Post 48 Rugby – the second half

I had some great suggestions in response to Post 45 Rugby, so here is the follow up. That post covered a number of English players and the referee Nigel Owens challenges with mental ill health, along with the Rugby Players Association mental health awareness campaign Lift The Weight. There were also some points based off rugby principles that could possibly help with mental wellbeing and especially with regard to managing depression.

I had some great comments back which merited returning to this sporting metaphor. But before that some more examples of rugby players and players association helping to raise awareness of mental health.

Recently Rugby Players Ireland has launched an app (on Apple and Android platforms) called Tackle Your Feelings. It’s an app within which you can assess you’re mental wellbeing to then work through practices and exercises to help. It’s a great app designed very well with some helpful resources built into it.

I was also reminded of southern hemisphere rugby and the All Black legend Sir John Kirwan. He was knighted in 2012 for services both to rugby and for his awareness work around mental health, having also published two books on his depression. This link is a short film about Sir John and his openness to raise awareness of depression.

I have been following the Australian player Tom English on Twitter for a while, he launched a blog last year called Open My Brain, writing about depression and some of the things he finds which help. This link takes you to his site.

In fact we’ll kick off the second half with a point that Tom has just written about.

  • Routine Just like players with training routines it really does help to try and stick to a regular routine as part of managing depression. This isn’t always easy, but things like a regular sleep pattern, a routine around journalling and meditation help me. When that doesn’t happen I can sense the difference in me and will be more prone to unhelpful habits like rumination and critical thinking .
  • Practice Linked to routine we often need to practice self-care techniques. It takes time to break old habits like being critical to yourself and to replace with a more self-compassionate approach. That also requires understanding more and finding out what works for you to then build into routine. So if writing in a journal works find a set time each day to do it ; if it’s taking a few mindful moments when drinking a coffee make it a regular thing to do; simple things like taking a moment to look out of the window, as if you have never seen the view before. Practice doesn’t have to be this big thing, lots of small things really can help change habits.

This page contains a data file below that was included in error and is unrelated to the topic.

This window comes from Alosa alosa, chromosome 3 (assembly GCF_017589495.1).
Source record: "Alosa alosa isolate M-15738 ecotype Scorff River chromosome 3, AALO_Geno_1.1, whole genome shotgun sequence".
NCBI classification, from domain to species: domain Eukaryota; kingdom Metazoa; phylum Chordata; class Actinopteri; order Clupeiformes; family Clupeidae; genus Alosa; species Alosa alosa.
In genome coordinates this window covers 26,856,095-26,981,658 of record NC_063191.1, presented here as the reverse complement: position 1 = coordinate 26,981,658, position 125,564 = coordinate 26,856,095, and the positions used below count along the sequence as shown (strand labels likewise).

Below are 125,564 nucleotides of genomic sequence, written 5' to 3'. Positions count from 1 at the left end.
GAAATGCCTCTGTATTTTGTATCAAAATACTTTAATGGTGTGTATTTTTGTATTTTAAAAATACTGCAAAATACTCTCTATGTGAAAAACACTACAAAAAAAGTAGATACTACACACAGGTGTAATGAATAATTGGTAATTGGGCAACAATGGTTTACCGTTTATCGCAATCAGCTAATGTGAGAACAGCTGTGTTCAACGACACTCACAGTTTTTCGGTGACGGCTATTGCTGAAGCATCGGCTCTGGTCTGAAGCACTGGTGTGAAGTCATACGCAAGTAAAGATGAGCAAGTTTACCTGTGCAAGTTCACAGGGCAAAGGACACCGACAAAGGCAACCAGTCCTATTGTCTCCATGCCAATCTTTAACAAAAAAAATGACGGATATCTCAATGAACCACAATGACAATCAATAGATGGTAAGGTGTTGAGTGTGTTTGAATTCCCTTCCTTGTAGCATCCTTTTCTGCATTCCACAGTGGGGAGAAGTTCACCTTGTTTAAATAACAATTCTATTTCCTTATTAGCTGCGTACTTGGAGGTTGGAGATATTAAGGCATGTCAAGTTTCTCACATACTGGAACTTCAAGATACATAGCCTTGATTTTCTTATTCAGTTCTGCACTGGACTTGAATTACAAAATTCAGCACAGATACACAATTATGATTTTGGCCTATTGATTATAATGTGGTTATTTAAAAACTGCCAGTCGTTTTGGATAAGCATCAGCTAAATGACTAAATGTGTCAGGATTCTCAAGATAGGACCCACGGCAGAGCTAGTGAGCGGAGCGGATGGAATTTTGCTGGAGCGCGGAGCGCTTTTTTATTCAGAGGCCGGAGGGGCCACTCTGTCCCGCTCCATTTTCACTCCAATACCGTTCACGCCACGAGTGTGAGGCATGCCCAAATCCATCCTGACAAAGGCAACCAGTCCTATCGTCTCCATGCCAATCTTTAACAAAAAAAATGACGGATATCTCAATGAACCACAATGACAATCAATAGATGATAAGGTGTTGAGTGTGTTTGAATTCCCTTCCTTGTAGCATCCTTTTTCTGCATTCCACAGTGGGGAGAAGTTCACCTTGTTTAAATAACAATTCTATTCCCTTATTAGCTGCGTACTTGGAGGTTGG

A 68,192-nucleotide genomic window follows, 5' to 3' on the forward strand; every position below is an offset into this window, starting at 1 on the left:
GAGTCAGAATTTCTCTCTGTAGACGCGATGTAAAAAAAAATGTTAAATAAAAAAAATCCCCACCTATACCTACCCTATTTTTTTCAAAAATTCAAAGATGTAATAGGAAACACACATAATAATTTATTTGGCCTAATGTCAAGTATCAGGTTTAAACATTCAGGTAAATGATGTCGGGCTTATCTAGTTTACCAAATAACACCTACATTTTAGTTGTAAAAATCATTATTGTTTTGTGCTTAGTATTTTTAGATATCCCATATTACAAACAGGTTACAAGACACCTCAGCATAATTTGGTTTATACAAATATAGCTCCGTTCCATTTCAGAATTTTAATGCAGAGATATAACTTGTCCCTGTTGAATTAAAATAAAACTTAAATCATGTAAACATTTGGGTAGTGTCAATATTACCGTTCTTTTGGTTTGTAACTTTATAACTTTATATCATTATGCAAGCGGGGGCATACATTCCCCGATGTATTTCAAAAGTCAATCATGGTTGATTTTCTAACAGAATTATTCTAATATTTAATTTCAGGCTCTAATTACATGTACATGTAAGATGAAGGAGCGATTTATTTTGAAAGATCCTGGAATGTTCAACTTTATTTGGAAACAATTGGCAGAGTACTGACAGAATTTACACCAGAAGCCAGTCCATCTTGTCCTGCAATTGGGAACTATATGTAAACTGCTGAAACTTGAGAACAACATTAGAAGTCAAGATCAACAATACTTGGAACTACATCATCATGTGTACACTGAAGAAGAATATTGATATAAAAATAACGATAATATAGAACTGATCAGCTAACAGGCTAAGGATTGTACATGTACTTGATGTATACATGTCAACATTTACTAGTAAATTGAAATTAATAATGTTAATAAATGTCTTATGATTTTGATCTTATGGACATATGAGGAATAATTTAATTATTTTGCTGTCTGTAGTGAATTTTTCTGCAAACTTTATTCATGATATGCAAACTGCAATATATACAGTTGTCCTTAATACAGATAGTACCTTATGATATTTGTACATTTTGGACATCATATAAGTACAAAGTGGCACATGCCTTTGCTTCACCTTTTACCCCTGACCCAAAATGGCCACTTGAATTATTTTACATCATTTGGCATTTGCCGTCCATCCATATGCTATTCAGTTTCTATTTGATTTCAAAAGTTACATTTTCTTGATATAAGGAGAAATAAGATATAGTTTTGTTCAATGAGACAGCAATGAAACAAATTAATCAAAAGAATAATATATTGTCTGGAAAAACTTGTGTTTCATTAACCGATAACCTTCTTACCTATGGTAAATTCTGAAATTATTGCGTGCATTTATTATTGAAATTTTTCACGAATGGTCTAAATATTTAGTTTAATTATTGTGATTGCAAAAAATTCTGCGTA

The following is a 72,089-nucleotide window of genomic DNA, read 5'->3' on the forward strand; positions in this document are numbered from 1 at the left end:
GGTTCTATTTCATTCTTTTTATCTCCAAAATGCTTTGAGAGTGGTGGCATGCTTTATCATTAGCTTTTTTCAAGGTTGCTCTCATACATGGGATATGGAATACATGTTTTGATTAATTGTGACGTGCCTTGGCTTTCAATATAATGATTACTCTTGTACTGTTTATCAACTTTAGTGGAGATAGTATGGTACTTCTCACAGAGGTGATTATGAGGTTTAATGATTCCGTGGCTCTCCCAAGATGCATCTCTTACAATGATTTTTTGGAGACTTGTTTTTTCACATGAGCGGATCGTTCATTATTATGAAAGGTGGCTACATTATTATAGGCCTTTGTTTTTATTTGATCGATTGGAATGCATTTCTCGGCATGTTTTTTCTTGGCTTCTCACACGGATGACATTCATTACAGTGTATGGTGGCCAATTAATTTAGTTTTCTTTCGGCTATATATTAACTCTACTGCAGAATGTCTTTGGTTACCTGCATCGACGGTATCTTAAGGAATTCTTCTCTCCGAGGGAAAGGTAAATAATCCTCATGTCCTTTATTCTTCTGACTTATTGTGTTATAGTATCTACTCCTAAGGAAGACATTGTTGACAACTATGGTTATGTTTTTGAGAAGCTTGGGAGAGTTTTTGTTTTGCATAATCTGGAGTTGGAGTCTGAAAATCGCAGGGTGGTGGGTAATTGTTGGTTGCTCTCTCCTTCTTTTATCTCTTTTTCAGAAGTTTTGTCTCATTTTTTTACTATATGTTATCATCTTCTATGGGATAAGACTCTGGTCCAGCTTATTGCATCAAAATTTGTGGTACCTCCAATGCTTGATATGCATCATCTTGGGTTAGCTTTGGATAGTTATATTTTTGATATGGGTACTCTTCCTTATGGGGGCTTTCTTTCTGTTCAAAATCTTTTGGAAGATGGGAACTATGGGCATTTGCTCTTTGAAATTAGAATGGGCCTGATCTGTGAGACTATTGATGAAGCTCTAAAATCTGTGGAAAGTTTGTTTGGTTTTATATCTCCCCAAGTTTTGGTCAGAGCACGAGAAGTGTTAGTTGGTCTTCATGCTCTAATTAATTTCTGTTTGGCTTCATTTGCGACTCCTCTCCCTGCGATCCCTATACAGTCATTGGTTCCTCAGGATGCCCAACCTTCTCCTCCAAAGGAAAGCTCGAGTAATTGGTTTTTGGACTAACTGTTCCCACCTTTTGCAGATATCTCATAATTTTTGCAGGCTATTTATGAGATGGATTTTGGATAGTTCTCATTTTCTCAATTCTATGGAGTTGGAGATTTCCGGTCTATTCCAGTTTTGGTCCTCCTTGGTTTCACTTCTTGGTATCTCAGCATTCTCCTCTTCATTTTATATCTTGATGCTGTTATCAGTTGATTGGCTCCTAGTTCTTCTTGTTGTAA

• Injuries and performance dips All sportsmen can be effected by injury or periods when their performance isn’t as good. This is true within depression, when down periods come along or your daily routines are interrupted. At such times it can be easy to become impatient and self-critical. It can help to take a more compassionate view, that it’s common and normal for down periods to happen , that sometimes the unexpected hits us or we stop doing some of our routines. It is more helpful to look upon that kindly, while still taking responsibility for our actions. Gentle encouragement goes a lot further than berating ourselves.
  • Complexity and interpretation Rugby is complex and the rules are open to interpretation by players and the referee. Life is complex, depression is complex. Events and experiences that happen to us are subject to our perception, often distorted negatively. We both experience something and then build a narrative around it. Sometimes it helps, I find by writing, to try and consider the reality along with the associated emotions I feel. Does the actual event require the emotional reaction or is it the story I am telling myself ?
  • Sometimes you can feel punished for doing the right thing. Sometimes in rugby players are penalised through the interpretation of a rule. If they argue they face censure, so it’s better to back off, carry on playing and then check later to understand the decision. Often we feel like we have done something wrong , even though we haven’t or we did what we thought was the right thing and the result was not what we expected. In a similar way to the rugby player, at such times it can be better to take a step back, to review the reality and to learn from it, rather than to immediately engage with the emotions. Often we haven’t done anything wrong, despite how we feel and it’s helpful to make that space between thought and emotion to allow us to see that. And if we did do something wrong, that space allows us to see the mistake and to kindly learn from it, not judging yourself for making it.
  • Accept defeat as you accept success Players learn they cannot win all the time. When they lose they need to learn to accept with grace, sometimes the opposition is just better, sometimes they haven’t played as well as they could. Within depression the bad days feel like defeat, the good ones a win. Sometimes the bad days are caused by things out of our control, sometimes we may not do the things which are helpful (eg break sleep pattern) It’s very hard to do this, but keep in mind that bad days will go, just as good days come and go. Recovery and management of depression is not a straight line, it’s a curly-wurly, messed up wavy line that is sometimes very hard to follow. But keeping going along it, the good days are ahead, even when you can’t see them.

For those who made the suggestions in response to the previous post, I hope I have interpreted and represented them as you meant above.

I also hope that within the rambling sporting metaphors you have found something which helps.

Chris

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